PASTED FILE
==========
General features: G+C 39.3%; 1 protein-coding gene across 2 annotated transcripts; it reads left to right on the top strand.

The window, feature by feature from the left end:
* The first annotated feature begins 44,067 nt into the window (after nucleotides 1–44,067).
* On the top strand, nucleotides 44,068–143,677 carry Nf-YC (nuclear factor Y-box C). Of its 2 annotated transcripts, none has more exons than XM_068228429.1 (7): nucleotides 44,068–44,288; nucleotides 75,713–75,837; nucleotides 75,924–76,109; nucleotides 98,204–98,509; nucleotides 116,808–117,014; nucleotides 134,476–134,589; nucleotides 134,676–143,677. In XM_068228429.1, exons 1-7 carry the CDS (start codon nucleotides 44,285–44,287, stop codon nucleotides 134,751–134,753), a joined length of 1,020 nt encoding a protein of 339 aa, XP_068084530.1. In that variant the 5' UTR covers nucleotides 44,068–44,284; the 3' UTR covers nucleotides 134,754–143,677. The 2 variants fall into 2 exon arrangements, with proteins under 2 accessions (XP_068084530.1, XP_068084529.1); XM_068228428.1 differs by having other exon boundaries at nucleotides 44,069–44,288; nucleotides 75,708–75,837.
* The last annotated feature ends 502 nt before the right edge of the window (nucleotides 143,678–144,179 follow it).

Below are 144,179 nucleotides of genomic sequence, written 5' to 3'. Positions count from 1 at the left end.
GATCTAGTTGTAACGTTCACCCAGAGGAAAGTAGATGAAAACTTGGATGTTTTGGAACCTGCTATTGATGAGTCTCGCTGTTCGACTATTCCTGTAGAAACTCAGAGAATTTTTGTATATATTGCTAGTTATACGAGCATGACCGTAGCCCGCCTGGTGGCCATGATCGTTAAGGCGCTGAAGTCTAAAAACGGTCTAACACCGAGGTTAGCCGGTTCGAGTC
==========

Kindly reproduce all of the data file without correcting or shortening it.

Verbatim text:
General features: G+C 39.3%; 1 protein-coding gene across 2 annotated transcripts; it reads left to right on the top strand.

The window, feature by feature from the left end:
* The first annotated feature begins 44,067 nt into the window (after nucleotides 1–44,067).
* On the top strand, nucleotides 44,068–143,677 carry Nf-YC (nuclear factor Y-box C). Of its 2 annotated transcripts, none has more exons than XM_068228429.1 (7): nucleotides 44,068–44,288; nucleotides 75,713–75,837; nucleotides 75,924–76,109; nucleotides 98,204–98,509; nucleotides 116,808–117,014; nucleotides 134,476–134,589; nucleotides 134,676–143,677. In XM_068228429.1, exons 1-7 carry the CDS (start codon nucleotides 44,285–44,287, stop codon nucleotides 134,751–134,753), a joined length of 1,020 nt encoding a protein of 339 aa, XP_068084530.1. In that variant the 5' UTR covers nucleotides 44,068–44,284; the 3' UTR covers nucleotides 134,754–143,677. The 2 variants fall into 2 exon arrangements, with proteins under 2 accessions (XP_068084530.1, XP_068084529.1); XM_068228428.1 differs by having other exon boundaries at nucleotides 44,069–44,288; nucleotides 75,708–75,837.
* The last annotated feature ends 502 nt before the right edge of the window (nucleotides 143,678–144,179 follow it).

Below are 144,179 nucleotides of genomic sequence, written 5' to 3'. Positions count from 1 at the left end.
GATCTAGTTGTAACGTTCACCCAGAGGAAAGTAGATGAAAACTTGGATGTTTTGGAACCTGCTATTGATGAGTCTCGCTGTTCGACTATTCCTGTAGAAACTCAGAGAATTTTTGTATATATTGCTAGTTATACGAGCATGACCGTAGCCCGCCTGGTGGCCATGATCGTTAAGGCGCTGAAGTCTAAAAACGGTCTAACACCGAGGTTAGCCGGTTCGAGTC